NCCN Guidelines for Patients
Pancreatic Cancer, Version 1.2017
Surgery | Radiation therapy
There is more than one treatment for
pancreatic cancer. The main types are
described in this chapter. This information
may help you with the treatment guides in
Part 5. It may also help you know what to
expect during treatment. Not every person
with pancreatic cancer will receive every
Surgery is an operation to remove or repair a part
of the body. Sometimes surgery can be used as the
main treatment to remove pancreatic cancer. NCCN
experts recommend that surgery for pancreatic
cancer should only be done at a hospital that does
more than 15 pancreatic surgeries each year.
Hospitals that perform many pancreatic surgeries
often have better results.
There are three types of surgery used for pancreatic
cancer. The type of surgery you receive depends on
where the tumor is in the pancreas. Some surgeons
now consider minimally invasive surgery (smaller
incisions and less recovery time) for pancreatic
cancer. This depends on whether the cancer is able
to be removed with this type of surgery.
The goal of surgery is to remove all of the cancer. To
do so, the tumor is removed along with some normal-
looking tissue around its edge. The normal-looking
tissue is called the surgical margin. A clear margin is
when no cancer cells are found in the normal-looking
tissue around the edge of the tumor. This is also
referred to as a negative margin. A positive margin
is when cancer cells are found in the normal-looking
The surgery for a tumor in the widest part (head) of
the pancreas is called a pancreatoduodenectomy,
also known as a Whipple procedure. This surgery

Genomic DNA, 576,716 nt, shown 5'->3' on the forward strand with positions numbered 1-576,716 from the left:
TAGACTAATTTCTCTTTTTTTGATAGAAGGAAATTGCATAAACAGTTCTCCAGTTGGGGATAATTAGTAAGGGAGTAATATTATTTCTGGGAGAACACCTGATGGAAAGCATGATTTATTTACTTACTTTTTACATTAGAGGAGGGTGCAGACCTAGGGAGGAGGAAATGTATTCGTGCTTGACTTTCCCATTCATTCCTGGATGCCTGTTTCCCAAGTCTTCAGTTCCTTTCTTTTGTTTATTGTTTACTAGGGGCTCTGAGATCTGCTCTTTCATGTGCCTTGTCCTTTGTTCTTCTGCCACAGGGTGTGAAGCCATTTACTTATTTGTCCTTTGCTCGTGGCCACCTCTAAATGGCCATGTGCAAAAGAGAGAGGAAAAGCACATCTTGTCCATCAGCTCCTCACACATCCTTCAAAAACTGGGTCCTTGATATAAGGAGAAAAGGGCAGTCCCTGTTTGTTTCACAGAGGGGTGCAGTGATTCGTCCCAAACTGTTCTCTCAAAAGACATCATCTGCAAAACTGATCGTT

removes the head of the pancreas, the gallbladder,
duodenum (first part of the small bowel), part of the
bile duct, and often part of the stomach. Some of the
lymph nodes near your pancreas will be removed
to test for cancer cells. Once the cancer has been
removed, your surgeons will connect your organs so
you can digest food.
The surgery for a tumor in the middle part (body) or
narrow end (tail) of the pancreas is called a distal
pancreatectomy. This surgery removes the body and
tail of the pancreas, some nearby lymph nodes, and
sometimes the spleen and its blood vessels.
The surgery for cancer in a large portion of the
pancreas is called a total pancreatectomy. This
surgery removes the entire pancreas. It also removes
the gallbladder, duodenum, part of the bile duct and
stomach, nearby lymph nodes, and sometimes the
spleen. This surgery is not often done.
Radiation therapy uses high-energy rays to treat
cancer. The rays damage a cell’s instructions for
making and controlling cells. This either kills the
cancer cells or stops new cancer cells from being
made. More research is needed to know the best
practice for treating pancreatic cancer with radiation.
This section explains the methods of radiation
therapy that are currently used.
For pancreatic cancer, radiation is often given with
chemotherapy. Chemotherapy may improve how well
radiation works. This combined treatment is called